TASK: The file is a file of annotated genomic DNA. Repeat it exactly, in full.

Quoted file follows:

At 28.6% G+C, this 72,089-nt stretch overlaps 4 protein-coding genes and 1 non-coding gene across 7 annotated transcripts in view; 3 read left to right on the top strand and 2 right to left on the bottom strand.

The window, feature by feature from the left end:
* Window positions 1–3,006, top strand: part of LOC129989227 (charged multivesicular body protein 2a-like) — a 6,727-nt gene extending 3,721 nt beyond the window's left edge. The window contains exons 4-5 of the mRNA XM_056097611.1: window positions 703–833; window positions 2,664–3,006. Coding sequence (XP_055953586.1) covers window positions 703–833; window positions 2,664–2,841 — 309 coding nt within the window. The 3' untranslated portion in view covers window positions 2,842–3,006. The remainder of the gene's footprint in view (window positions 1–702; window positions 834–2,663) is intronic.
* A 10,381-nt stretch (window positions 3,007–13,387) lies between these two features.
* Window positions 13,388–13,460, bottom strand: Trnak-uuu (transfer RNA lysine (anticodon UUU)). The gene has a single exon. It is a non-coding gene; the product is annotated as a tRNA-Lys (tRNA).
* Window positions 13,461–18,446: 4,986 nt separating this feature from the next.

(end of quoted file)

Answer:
At 28.6% G+C, this 72,089-nt stretch overlaps 4 protein-coding genes and 1 non-coding gene across 7 annotated transcripts in view; 3 read left to right on the top strand and 2 right to left on the bottom strand.

The window, feature by feature from the left end:
* Window positions 1–3,006, top strand: part of LOC129989227 (charged multivesicular body protein 2a-like) — a 6,727-nt gene extending 3,721 nt beyond the window's left edge. The window contains exons 4-5 of the mRNA XM_056097611.1: window positions 703–833; window positions 2,664–3,006. Coding sequence (XP_055953586.1) covers window positions 703–833; window positions 2,664–2,841 — 309 coding nt within the window. The 3' untranslated portion in view covers window positions 2,842–3,006. The remainder of the gene's footprint in view (window positions 1–702; window positions 834–2,663) is intronic.
* A 10,381-nt stretch (window positions 3,007–13,387) lies between these two features.
* Window positions 13,388–13,460, bottom strand: Trnak-uuu (transfer RNA lysine (anticodon UUU)). The gene has a single exon. It is a non-coding gene; the product is annotated as a tRNA-Lys (tRNA).
* Window positions 13,461–18,446: 4,986 nt separating this feature from the next.